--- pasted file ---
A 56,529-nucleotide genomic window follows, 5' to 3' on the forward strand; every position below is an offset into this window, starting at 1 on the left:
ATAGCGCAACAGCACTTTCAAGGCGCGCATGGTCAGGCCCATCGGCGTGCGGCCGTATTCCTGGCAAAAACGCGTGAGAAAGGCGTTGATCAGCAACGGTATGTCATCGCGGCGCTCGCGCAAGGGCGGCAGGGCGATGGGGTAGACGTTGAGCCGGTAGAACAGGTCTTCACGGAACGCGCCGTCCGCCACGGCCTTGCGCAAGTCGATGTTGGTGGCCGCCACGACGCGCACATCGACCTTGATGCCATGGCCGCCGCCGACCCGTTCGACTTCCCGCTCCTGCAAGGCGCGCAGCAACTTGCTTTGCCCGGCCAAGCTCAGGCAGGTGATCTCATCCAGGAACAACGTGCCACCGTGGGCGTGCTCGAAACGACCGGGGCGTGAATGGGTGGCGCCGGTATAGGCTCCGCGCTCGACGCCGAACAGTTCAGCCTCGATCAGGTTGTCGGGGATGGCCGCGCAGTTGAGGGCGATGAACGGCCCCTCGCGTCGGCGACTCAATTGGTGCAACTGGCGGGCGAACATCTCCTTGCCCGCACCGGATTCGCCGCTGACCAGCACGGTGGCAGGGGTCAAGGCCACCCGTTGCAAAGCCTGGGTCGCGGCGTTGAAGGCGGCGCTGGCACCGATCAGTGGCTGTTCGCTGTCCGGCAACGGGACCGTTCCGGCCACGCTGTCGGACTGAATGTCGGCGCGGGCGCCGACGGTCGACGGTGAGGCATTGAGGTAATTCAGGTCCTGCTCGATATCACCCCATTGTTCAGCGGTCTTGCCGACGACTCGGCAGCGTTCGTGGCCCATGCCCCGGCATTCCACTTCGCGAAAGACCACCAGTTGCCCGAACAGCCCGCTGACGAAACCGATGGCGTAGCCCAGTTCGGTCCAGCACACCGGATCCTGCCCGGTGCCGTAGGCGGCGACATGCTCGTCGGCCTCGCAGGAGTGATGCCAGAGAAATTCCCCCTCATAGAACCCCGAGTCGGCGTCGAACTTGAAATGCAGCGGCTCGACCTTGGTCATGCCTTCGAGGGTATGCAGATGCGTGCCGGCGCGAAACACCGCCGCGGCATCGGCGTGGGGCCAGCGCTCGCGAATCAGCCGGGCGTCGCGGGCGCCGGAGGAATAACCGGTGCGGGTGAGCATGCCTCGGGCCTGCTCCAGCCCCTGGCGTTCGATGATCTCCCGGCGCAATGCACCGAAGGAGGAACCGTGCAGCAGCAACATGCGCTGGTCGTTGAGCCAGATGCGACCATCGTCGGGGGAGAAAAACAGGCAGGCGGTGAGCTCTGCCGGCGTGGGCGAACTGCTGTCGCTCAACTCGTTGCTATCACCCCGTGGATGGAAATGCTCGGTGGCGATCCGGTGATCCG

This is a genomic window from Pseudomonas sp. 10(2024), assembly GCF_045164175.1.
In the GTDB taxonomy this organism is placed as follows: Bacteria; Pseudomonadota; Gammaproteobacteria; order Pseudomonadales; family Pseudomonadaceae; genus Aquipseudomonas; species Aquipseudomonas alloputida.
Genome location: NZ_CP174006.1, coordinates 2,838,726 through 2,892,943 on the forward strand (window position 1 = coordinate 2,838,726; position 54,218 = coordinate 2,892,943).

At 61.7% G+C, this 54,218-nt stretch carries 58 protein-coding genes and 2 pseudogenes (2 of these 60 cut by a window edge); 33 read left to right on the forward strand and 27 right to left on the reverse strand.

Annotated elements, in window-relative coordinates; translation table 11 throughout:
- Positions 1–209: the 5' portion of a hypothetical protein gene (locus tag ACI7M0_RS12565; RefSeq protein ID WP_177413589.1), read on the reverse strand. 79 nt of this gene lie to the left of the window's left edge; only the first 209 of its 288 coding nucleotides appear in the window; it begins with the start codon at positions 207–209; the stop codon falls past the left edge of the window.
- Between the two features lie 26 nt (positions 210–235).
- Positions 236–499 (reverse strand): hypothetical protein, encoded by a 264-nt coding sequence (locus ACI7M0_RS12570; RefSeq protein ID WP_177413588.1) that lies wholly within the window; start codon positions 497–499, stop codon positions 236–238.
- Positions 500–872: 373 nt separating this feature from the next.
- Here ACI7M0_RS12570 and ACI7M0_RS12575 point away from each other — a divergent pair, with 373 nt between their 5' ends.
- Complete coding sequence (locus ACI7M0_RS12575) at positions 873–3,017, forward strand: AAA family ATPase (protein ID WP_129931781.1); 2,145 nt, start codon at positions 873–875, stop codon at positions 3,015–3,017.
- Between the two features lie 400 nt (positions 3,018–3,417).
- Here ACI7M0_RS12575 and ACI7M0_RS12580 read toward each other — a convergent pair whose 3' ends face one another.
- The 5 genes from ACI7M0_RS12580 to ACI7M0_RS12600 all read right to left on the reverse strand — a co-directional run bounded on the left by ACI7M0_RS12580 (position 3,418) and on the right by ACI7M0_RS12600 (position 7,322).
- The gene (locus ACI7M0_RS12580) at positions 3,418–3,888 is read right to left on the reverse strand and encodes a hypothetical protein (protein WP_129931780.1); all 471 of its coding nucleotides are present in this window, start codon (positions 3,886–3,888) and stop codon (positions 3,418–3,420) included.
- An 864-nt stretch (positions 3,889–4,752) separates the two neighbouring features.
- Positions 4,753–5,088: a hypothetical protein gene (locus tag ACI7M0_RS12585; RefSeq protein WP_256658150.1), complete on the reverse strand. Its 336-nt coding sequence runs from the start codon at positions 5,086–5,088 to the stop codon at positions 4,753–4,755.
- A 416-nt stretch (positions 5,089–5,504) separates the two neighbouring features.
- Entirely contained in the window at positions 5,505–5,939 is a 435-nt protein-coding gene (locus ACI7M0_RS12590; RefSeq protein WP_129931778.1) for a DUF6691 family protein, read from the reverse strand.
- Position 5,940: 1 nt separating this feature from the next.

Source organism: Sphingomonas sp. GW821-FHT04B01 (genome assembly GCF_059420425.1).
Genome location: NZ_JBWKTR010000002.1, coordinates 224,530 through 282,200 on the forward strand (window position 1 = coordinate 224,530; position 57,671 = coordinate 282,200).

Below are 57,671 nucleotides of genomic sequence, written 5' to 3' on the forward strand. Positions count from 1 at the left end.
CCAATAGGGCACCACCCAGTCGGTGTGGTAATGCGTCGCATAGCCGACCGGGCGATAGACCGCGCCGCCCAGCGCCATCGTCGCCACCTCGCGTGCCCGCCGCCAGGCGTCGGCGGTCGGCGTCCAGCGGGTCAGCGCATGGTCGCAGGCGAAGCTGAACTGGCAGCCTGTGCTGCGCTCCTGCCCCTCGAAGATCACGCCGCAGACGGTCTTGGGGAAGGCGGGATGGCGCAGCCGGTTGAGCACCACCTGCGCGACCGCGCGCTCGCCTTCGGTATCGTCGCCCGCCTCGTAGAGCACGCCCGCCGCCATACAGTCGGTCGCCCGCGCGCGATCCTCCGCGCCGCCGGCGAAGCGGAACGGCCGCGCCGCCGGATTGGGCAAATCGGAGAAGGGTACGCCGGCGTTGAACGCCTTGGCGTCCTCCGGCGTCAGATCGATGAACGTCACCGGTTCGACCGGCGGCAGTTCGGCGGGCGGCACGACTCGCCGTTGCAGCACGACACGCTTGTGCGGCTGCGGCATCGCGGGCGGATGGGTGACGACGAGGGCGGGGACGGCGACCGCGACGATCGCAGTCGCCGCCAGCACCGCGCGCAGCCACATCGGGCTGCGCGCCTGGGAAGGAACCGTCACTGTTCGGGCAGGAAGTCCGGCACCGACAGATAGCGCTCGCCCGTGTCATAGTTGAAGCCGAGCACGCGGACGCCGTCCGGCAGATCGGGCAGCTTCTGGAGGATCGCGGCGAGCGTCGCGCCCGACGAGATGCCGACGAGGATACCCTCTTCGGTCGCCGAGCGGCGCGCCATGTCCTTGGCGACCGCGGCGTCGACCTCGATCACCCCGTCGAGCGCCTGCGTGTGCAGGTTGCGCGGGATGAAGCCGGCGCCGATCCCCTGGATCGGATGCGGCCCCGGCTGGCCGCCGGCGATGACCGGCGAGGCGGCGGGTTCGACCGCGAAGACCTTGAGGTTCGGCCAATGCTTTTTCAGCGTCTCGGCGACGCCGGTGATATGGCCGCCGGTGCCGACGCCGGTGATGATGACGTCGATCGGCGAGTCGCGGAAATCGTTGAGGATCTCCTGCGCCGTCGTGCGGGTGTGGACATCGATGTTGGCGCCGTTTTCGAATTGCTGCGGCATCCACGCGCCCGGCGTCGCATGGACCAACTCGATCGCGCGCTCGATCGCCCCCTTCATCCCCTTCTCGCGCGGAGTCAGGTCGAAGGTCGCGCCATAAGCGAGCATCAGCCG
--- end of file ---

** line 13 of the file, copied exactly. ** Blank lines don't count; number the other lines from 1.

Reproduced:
- Complete coding sequence (locus ACI7M0_RS12575) at positions 873–3,017, forward strand: AAA family ATPase (protein ID WP_129931781.1); 2,145 nt, start codon at positions 873–875, stop codon at positions 3,015–3,017.